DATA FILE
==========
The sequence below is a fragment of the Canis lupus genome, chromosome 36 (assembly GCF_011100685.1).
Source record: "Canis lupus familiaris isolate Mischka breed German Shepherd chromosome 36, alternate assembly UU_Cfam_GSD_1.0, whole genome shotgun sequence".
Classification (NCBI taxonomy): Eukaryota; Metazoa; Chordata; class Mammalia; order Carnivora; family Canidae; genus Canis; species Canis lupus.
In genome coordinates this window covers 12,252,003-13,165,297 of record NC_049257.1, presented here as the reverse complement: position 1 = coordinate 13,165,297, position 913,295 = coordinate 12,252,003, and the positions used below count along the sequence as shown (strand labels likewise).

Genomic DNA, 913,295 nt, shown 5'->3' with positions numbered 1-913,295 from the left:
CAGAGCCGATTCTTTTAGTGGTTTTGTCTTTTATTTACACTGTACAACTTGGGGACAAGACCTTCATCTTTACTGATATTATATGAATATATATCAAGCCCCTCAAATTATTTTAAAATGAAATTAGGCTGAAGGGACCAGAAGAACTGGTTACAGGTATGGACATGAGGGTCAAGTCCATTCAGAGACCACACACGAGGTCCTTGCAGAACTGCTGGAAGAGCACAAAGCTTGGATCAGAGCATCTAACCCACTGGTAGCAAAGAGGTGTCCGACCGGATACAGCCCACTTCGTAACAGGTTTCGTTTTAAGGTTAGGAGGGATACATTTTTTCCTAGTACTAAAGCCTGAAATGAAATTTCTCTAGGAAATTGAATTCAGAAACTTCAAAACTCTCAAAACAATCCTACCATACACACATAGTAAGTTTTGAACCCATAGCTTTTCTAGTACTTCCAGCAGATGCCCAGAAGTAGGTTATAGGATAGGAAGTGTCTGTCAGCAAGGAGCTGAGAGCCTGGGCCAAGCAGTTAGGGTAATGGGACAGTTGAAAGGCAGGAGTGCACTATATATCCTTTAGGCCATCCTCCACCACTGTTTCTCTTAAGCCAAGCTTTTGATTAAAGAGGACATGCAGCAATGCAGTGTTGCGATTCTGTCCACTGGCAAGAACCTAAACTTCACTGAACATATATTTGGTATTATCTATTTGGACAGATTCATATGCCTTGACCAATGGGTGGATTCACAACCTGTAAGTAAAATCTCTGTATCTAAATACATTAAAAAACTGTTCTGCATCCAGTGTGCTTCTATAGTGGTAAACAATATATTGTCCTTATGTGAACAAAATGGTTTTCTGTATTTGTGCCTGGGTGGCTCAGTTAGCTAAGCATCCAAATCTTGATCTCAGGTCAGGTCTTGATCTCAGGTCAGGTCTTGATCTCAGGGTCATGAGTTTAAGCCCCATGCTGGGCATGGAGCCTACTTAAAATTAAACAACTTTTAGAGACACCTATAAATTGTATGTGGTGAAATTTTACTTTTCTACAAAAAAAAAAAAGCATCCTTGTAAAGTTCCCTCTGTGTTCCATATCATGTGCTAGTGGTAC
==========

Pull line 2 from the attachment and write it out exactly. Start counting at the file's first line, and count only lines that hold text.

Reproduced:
Source record: "Canis lupus familiaris isolate Mischka breed German Shepherd chromosome 36, alternate assembly UU_Cfam_GSD_1.0, whole genome shotgun sequence".